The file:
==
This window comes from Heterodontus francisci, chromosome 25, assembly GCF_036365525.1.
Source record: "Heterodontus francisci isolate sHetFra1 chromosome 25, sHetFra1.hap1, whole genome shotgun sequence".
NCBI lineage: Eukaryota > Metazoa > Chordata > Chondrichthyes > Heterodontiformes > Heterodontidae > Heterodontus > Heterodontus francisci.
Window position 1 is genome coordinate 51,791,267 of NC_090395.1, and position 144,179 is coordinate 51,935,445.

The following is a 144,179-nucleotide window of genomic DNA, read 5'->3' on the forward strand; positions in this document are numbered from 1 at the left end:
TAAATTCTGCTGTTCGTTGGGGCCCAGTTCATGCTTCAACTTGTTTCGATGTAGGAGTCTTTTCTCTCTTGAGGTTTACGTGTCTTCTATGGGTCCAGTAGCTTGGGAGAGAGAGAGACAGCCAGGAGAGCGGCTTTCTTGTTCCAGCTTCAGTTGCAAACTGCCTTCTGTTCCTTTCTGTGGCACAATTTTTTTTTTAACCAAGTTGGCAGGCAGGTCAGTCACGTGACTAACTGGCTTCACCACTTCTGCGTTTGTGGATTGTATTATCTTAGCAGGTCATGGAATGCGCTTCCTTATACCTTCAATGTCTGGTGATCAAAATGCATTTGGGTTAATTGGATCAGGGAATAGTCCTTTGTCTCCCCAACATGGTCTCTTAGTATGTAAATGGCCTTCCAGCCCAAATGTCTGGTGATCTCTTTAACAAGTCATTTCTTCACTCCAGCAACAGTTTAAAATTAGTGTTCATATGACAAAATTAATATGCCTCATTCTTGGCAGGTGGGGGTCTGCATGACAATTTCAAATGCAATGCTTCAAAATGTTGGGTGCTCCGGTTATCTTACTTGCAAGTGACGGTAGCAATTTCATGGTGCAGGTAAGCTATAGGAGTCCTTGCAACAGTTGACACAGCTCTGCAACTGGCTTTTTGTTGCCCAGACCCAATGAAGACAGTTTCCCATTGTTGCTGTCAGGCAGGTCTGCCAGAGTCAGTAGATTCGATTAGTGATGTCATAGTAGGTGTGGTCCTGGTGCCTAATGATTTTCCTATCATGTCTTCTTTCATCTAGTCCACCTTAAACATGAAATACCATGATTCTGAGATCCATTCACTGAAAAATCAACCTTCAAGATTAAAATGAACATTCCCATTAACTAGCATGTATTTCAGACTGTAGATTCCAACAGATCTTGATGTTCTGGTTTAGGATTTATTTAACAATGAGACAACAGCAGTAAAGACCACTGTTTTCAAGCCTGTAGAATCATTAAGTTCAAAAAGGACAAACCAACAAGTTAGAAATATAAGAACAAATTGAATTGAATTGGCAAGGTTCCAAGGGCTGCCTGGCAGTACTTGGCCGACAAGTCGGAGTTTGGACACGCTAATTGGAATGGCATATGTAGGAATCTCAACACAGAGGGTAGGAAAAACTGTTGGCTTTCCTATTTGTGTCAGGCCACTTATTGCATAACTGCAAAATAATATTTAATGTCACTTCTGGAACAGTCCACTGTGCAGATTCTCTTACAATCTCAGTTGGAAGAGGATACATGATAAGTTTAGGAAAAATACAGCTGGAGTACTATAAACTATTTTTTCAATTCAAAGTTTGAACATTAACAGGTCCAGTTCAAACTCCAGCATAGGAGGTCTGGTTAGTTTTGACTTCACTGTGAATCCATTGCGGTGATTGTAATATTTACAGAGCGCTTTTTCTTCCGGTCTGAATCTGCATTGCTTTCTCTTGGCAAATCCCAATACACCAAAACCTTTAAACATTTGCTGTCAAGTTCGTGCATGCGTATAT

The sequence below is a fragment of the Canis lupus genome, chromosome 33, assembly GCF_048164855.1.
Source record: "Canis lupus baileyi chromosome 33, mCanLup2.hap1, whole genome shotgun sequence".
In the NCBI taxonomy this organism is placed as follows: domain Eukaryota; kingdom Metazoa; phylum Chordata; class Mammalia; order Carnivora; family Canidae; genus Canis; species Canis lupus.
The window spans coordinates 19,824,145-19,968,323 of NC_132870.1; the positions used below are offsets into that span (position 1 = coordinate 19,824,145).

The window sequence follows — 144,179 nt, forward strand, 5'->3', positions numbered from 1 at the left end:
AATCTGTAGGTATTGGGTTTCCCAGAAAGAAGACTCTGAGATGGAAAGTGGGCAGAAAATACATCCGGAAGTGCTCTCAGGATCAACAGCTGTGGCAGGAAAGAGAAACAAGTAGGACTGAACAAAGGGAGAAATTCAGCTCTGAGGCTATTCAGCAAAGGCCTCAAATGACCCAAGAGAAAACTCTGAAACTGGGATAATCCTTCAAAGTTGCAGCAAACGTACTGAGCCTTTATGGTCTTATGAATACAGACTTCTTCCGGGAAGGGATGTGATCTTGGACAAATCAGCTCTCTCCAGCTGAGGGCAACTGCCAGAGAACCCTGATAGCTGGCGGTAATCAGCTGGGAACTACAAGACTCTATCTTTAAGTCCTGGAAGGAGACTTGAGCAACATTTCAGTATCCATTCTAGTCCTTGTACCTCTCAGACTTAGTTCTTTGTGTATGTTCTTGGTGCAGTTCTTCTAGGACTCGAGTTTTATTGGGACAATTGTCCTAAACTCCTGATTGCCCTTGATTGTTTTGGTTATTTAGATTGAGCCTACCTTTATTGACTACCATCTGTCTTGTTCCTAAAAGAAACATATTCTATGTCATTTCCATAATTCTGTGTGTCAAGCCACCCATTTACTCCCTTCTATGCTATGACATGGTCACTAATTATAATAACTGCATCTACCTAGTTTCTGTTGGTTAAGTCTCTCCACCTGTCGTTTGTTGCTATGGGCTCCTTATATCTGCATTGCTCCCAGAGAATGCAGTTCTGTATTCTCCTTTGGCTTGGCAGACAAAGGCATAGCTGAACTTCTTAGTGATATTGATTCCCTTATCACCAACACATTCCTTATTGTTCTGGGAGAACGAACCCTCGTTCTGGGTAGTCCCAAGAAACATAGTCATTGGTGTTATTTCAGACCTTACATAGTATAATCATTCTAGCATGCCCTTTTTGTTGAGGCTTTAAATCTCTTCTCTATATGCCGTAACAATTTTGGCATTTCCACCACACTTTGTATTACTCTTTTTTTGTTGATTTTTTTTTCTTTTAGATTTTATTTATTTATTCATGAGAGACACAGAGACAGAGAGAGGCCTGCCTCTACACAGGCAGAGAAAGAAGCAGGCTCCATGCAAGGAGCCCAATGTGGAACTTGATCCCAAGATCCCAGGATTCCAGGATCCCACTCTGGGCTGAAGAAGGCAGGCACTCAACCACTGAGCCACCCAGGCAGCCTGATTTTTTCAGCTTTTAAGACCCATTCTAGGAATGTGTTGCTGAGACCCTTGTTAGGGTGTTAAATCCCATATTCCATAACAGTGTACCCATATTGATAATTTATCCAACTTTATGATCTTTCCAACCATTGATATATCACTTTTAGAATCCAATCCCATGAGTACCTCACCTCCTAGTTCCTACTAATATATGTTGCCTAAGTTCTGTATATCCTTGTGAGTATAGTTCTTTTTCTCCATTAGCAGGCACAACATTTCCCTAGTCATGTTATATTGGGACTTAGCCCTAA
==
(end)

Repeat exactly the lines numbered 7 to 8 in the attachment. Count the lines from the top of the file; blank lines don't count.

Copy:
The sequence below is a fragment of the Canis lupus genome, chromosome 33, assembly GCF_048164855.1.
Source record: "Canis lupus baileyi chromosome 33, mCanLup2.hap1, whole genome shotgun sequence".